I came across Darkazanli's name over 7 years ago as a man of serious interest to people 'inside the beltway.'
Jeff Stein in CQ, here
"There's no doubt that Darkazanli harbored sympathies for al Qaeda, as many Muslims did before 9/11," says Robert Baer, the former CIA counterterror operative ... "But there was never any evidence he was aware of 9/11 in its planning stages or consciously provided material support to the attack. He was only guilty of having bad thoughts, as far as I've seen."
The CIA does not, of course, comment on its spies.
Darkazanli's "bad thoughts," and perhaps more - he hung out with three of the 9/11 hijackers in Hamburg - landed him on the Treasury Department's freeze list right after Sept. 11, 2001 attacks.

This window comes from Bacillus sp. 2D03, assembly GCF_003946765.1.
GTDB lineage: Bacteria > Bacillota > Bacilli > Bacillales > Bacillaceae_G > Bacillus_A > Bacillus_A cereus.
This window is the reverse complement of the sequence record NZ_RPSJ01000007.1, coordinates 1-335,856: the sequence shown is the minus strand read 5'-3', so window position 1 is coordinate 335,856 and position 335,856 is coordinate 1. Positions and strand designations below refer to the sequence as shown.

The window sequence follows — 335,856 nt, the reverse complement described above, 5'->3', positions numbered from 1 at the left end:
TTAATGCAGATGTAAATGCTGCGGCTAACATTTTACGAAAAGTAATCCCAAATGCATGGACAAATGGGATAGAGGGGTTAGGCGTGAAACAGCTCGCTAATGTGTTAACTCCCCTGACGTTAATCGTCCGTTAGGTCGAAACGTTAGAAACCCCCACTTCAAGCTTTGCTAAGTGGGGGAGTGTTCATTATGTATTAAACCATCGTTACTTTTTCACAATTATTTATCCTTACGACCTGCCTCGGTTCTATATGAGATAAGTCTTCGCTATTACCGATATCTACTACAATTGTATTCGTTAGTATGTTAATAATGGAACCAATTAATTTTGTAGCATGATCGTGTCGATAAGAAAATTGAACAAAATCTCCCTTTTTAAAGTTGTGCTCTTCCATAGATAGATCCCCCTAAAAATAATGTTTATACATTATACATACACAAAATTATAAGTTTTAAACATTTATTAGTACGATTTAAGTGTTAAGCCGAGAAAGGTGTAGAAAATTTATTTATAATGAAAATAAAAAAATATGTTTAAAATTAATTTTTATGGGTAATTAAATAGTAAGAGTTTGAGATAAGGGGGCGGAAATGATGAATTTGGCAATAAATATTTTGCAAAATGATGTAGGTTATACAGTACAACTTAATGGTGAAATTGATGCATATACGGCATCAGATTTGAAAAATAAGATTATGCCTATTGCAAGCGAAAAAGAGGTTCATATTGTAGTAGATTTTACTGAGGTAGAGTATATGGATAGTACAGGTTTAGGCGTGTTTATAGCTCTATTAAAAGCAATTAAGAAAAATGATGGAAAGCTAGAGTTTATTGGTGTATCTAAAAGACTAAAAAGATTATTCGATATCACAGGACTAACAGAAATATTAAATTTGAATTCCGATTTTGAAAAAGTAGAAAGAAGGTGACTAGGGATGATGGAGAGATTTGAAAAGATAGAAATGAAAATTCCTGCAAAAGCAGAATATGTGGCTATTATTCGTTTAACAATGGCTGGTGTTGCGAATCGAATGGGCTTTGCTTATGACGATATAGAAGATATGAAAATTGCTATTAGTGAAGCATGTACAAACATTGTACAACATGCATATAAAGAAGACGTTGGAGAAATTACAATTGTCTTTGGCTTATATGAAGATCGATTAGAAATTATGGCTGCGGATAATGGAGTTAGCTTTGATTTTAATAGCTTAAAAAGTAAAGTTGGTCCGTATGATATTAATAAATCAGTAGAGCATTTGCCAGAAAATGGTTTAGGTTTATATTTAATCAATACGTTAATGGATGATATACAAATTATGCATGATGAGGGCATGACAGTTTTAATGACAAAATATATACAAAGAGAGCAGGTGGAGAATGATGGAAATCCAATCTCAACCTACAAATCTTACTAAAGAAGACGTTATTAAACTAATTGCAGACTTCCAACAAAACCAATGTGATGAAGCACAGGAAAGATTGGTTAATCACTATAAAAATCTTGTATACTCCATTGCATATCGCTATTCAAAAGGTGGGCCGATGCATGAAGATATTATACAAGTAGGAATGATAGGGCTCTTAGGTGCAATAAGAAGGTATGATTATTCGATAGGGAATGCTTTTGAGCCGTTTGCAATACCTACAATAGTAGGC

He was called "Osama Bin Laden's financier."
But the U.S. has not asked for the arrest or extradition of Darkazanli, 50, in connection with 9/11 or other terror attacks in American citizens.
German police also let Darkazanli walk after questioning him about his connections to the 9/11 hijackers.
In 2004, however, Spanish authorities charged the Damascus-born Syrian German with involvement in the Madrid train bombings, and asked Berlin to extradite him for trial.
This time, Darkazanli, a member of the radical Muslim Brotherhood for most of his adult life, was jailed.
But he was released after only nine months, when a German court declared that the arrest warrant issued by the European Union violated Germany's constitution. He walked, again, and remains free in Germany, where "The Wanted" program's crew pursued him.
........................"Usually something bizarre like this only happens," he said, "when an intelligence agency is protecting someone."